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Courtesy: Matthew Lynch
Quentin Harris
David Shumate Sits Down With Quentin Harris
Courtesy: Duke Sports Information
Release: 01/31/2019
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DURHAM, N.C. – With three-year starter Daniel Jones declaring for the 2019 NFL Draft, Quentin Harris returns as the most experienced quarterback on the Duke football roster for 2019. Harris started two games in 2018 when Jones was injured and helped the Blue Devils to victories over Baylor and N.C. Central. Harris appeared in 12 games, completing 34-of-68 passes for 437 yards with seven touchdowns and one interception and added five rushing scores. In Duke’s Walk-On’s Independence Bowl victory over Temple, Harris passed for 17 yards, ran for 16 yards (with a TD) and caught a pass for 24 yards.

Duke Director of Broadcasting David Shumate recently sat down with Harris to look back at 2018 and ahead to 2019.

David Shumate: You’ve had a month or so to process the season. It was in many respects a wild year for you, starting the year as the backup to Daniel and then being thrust into the lineup as the starter against Baylor and N.C. Central. I know it’s hard to boil it all down so simply, but what are your impressions of the season?
Quentin Harris: Yeah, I thought it was a season of resilience for a lot of us. I definitely had to come into a certain role when Daniel went down early, but I think a lot of guys had to step into roles, probably quicker then they anticipated.  You have Jack Wohlabaugh coming into the starting lineup (at center), when at the start of the year he didn’t even know if he was going to be eligible (after transferring from Ohio State). 

You have a bunch of guys on defense that had to step in, like Leonard Johnson and a number of different guys in the secondary.

With all that in mind, I thought it was a great season of resilience for us, so many young guys stepped up and filled the shoes of some guys who had paved the way and we were able to continue fighting. We certainly faced some patches of adversity, but we persevered and put together a really successful season. And it was special to cap it off with a great bowl win.

DS: You talk about patches of adversity — on the sidelines against Wake Forest and then waking up the Sunday after, do you remember the emotions and what was going through your mind after that loss?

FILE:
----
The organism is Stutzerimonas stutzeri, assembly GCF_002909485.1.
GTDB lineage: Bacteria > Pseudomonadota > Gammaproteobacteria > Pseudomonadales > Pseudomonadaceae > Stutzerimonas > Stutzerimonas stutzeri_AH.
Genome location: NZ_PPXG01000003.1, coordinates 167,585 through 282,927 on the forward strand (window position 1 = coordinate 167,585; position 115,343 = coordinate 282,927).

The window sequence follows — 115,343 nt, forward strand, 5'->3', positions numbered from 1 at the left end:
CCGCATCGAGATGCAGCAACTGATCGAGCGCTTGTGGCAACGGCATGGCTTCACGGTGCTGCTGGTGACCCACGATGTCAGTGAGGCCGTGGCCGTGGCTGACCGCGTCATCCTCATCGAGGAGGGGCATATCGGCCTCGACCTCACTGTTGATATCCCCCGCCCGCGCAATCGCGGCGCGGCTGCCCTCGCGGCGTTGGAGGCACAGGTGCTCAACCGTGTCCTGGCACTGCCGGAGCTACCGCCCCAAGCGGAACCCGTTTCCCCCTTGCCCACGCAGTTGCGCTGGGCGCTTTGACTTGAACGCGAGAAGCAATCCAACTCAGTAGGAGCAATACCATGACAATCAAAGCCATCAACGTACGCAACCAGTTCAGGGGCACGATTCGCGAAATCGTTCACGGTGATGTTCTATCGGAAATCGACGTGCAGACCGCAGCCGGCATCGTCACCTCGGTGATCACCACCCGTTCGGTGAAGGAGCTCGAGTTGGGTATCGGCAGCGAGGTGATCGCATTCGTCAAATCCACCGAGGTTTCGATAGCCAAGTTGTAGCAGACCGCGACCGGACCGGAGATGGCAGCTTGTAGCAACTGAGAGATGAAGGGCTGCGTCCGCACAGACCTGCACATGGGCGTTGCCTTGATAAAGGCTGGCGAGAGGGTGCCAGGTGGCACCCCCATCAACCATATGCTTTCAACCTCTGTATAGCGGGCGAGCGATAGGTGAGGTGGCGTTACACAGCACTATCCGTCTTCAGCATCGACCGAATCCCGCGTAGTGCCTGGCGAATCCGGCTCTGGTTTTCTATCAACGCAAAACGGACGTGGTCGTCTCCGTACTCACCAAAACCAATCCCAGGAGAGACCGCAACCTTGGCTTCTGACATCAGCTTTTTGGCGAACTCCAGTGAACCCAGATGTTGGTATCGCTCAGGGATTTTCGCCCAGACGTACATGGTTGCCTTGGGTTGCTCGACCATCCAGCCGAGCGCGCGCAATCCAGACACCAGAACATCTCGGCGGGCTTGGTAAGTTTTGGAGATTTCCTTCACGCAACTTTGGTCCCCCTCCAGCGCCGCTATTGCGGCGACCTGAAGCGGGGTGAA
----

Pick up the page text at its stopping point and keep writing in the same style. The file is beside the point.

QH: It definitely came as a shock to a lot of us. We felt like we had a great week of preparation, and it really was like a kick in the gut a little bit and probably a little bit of a reality check. I don’t think we were content by any means, but it definitely surprised us and showed us how much work we had to do going into the bowl game. I think it motivated guys. Everybody wanted to right what went wrong and I think it showed in the effort we put together in the Walk-On's Independence Bowl.

DS: Sometimes in sports when you have a disappointing performance like that you want to move on to the next game as quickly as possible. Obviously after that game you were going to have some time off before the bowl game. In fact, you didn’t even know who you were going to play until the following Sunday. With all the injuries and everything you guys dealt with, in some ways was it good to have some time to reflect before moving on?
QH: Yeah, I think so. It gave us a chance to really sink into the tape and see what went wrong and see how we could correct things generally before we started applying a specific game plan. I thought that week allowed us some time for reflection and recovery. Then once we found out we were playing Temple, we were ready to go.

DS: If a game can encapsulate a season I would think Temple did. You guys get off to such a quick start on your opening drive with a touchdown and Temple responds with the big kick return, which leads to a score. Then Daniel goes out and it goes sideways for a little bit. You find yourselves down 20-7 in the first half. Did what you guys experience throughout the year prepare you somewhat for that moment?
QH:  I think so. I mean that game meant a lot — guys certainly knew it was going to build our momentum heading into next season and into the offseason. But it was also a coronation of the team we had become throughout the year. You know, we never doubted ourselves in that game, even when we were down. Things weren’t going our way in the first half, but we knew we were going to come back in the second half calm and relaxed. We started to execute on the both sides of the ball and things just started clicking. And we never looked back. 

DS: Daniel was obviously very good in that game, and you guys had what I would describe as a healthy rivalry in that quarterback room. There’s plenty of conversation right now regarding where he might go in the draft. You’ve been around him for a few years now — what are some of the things people don’t know about him that might surprise them?